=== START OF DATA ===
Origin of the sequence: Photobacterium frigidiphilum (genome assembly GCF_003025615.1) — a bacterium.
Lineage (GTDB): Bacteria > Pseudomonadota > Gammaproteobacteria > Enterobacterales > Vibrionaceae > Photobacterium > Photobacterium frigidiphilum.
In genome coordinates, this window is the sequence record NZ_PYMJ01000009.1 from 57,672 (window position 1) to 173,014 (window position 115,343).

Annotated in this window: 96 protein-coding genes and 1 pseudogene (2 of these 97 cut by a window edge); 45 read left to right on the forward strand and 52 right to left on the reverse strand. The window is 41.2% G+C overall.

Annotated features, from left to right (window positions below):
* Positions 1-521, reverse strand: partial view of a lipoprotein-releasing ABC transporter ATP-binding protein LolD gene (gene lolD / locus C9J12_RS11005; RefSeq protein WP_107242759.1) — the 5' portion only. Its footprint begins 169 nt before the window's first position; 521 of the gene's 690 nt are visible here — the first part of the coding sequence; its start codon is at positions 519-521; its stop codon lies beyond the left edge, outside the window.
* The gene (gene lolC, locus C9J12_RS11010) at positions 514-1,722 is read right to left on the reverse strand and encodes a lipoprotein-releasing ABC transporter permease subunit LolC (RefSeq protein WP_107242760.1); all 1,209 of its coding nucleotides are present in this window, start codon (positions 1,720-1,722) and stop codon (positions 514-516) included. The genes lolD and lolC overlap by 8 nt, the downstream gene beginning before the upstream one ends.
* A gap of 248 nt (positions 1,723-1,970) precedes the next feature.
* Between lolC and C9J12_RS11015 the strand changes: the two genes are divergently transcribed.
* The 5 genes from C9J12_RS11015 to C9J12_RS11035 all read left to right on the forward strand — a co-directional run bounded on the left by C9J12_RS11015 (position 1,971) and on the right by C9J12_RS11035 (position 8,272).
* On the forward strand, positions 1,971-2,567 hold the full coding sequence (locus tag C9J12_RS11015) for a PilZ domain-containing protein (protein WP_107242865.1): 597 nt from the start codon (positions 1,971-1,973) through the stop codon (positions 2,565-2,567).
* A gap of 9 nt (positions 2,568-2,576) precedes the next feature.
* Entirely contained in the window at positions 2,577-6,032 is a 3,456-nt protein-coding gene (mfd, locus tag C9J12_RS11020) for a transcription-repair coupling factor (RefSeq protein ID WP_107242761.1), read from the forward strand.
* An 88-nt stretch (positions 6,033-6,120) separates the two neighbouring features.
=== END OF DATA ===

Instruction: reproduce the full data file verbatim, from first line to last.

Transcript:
Origin of the sequence: Photobacterium frigidiphilum (genome assembly GCF_003025615.1) — a bacterium.
Lineage (GTDB): Bacteria > Pseudomonadota > Gammaproteobacteria > Enterobacterales > Vibrionaceae > Photobacterium > Photobacterium frigidiphilum.
In genome coordinates, this window is the sequence record NZ_PYMJ01000009.1 from 57,672 (window position 1) to 173,014 (window position 115,343).

Annotated in this window: 96 protein-coding genes and 1 pseudogene (2 of these 97 cut by a window edge); 45 read left to right on the forward strand and 52 right to left on the reverse strand. The window is 41.2% G+C overall.

Annotated features, from left to right (window positions below):
* Positions 1-521, reverse strand: partial view of a lipoprotein-releasing ABC transporter ATP-binding protein LolD gene (gene lolD / locus C9J12_RS11005; RefSeq protein WP_107242759.1) — the 5' portion only. Its footprint begins 169 nt before the window's first position; 521 of the gene's 690 nt are visible here — the first part of the coding sequence; its start codon is at positions 519-521; its stop codon lies beyond the left edge, outside the window.
* The gene (gene lolC, locus C9J12_RS11010) at positions 514-1,722 is read right to left on the reverse strand and encodes a lipoprotein-releasing ABC transporter permease subunit LolC (RefSeq protein WP_107242760.1); all 1,209 of its coding nucleotides are present in this window, start codon (positions 1,720-1,722) and stop codon (positions 514-516) included. The genes lolD and lolC overlap by 8 nt, the downstream gene beginning before the upstream one ends.
* A gap of 248 nt (positions 1,723-1,970) precedes the next feature.
* Between lolC and C9J12_RS11015 the strand changes: the two genes are divergently transcribed.
* The 5 genes from C9J12_RS11015 to C9J12_RS11035 all read left to right on the forward strand — a co-directional run bounded on the left by C9J12_RS11015 (position 1,971) and on the right by C9J12_RS11035 (position 8,272).
* On the forward strand, positions 1,971-2,567 hold the full coding sequence (locus tag C9J12_RS11015) for a PilZ domain-containing protein (protein WP_107242865.1): 597 nt from the start codon (positions 1,971-1,973) through the stop codon (positions 2,565-2,567).
* A gap of 9 nt (positions 2,568-2,576) precedes the next feature.
* Entirely contained in the window at positions 2,577-6,032 is a 3,456-nt protein-coding gene (mfd, locus tag C9J12_RS11020) for a transcription-repair coupling factor (RefSeq protein ID WP_107242761.1), read from the forward strand.
* An 88-nt stretch (positions 6,033-6,120) separates the two neighbouring features.